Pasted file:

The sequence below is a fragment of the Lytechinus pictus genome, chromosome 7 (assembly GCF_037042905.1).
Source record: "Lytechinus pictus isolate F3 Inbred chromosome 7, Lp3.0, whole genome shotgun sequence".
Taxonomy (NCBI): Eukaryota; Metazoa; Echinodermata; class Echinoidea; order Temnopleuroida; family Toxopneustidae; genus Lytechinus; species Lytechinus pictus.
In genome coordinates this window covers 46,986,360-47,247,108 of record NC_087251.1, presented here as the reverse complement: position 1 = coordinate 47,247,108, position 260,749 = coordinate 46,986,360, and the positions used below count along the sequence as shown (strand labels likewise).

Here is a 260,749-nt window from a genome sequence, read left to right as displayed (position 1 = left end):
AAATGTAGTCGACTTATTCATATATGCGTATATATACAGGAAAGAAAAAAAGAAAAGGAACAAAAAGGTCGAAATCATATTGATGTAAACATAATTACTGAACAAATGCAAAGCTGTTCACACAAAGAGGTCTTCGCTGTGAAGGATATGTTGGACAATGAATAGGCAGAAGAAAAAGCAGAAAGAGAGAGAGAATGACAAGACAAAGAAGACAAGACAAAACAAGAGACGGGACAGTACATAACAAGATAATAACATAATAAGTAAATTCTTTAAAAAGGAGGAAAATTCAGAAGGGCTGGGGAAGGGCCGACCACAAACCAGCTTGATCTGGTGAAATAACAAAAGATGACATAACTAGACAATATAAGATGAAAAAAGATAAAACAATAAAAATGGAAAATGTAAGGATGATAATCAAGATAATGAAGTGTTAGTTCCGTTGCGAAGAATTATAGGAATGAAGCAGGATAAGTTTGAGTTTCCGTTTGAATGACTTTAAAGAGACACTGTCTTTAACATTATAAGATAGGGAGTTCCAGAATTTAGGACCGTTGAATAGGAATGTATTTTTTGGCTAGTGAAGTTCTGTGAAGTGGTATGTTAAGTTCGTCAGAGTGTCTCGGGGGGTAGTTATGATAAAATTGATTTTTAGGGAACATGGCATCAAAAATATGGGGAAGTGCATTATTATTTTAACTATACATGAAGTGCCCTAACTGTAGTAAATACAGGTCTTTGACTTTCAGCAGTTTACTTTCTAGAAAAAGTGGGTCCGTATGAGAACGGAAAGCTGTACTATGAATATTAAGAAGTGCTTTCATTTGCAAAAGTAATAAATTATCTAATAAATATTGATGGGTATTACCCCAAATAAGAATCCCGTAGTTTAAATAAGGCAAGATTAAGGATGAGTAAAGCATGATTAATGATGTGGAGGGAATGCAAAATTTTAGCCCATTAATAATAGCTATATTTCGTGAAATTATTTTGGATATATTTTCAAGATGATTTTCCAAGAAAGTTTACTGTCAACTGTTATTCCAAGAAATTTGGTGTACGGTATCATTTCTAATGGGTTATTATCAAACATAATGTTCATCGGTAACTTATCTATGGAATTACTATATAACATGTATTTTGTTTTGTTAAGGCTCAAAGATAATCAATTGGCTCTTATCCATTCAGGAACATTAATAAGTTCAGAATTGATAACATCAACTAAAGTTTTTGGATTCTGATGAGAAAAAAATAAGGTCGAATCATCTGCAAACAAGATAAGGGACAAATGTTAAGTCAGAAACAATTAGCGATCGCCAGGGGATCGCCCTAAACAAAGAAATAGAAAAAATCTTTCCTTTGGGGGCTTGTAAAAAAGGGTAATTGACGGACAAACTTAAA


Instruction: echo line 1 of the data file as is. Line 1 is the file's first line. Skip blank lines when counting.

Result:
The sequence below is a fragment of the Lytechinus pictus genome, chromosome 7 (assembly GCF_037042905.1).